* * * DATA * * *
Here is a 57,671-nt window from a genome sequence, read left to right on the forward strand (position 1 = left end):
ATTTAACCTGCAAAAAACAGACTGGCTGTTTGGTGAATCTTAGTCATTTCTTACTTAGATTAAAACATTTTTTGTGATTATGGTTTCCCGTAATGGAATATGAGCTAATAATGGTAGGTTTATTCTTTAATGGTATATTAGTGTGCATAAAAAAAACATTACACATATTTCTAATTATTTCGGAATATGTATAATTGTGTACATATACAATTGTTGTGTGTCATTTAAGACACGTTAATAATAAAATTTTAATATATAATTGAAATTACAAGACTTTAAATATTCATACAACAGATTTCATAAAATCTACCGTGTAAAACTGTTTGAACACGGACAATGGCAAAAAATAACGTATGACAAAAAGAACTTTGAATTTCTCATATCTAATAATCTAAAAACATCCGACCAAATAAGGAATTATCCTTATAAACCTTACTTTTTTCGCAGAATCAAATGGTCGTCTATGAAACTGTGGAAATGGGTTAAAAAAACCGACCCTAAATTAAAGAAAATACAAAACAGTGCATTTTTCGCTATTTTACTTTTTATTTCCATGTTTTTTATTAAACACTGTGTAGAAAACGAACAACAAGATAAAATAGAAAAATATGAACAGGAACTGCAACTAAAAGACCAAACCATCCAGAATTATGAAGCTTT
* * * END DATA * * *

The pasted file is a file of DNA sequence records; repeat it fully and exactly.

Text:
Here is a 57,671-nt window from a genome sequence, read left to right on the forward strand (position 1 = left end):
ATTTAACCTGCAAAAAACAGACTGGCTGTTTGGTGAATCTTAGTCATTTCTTACTTAGATTAAAACATTTTTTGTGATTATGGTTTCCCGTAATGGAATATGAGCTAATAATGGTAGGTTTATTCTTTAATGGTATATTAGTGTGCATAAAAAAAACATTACACATATTTCTAATTATTTCGGAATATGTATAATTGTGTACATATACAATTGTTGTGTGTCATTTAAGACACGTTAATAATAAAATTTTAATATATAATTGAAATTACAAGACTTTAAATATTCATACAACAGATTTCATAAAATCTACCGTGTAAAACTGTTTGAACACGGACAATGGCAAAAAATAACGTATGACAAAAAGAACTTTGAATTTCTCATATCTAATAATCTAAAAACATCCGACCAAATAAGGAATTATCCTTATAAACCTTACTTTTTTCGCAGAATCAAATGGTCGTCTATGAAACTGTGGAAATGGGTTAAAAAAACCGACCCTAAATTAAAGAAAATACAAAACAGTGCATTTTTCGCTATTTTACTTTTTATTTCCATGTTTTTTATTAAACACTGTGTAGAAAACGAACAACAAGATAAAATAGAAAAATATGAACAGGAACTGCAACTAAAAGACCAAACCATCCAGAATTATGAAGCTTT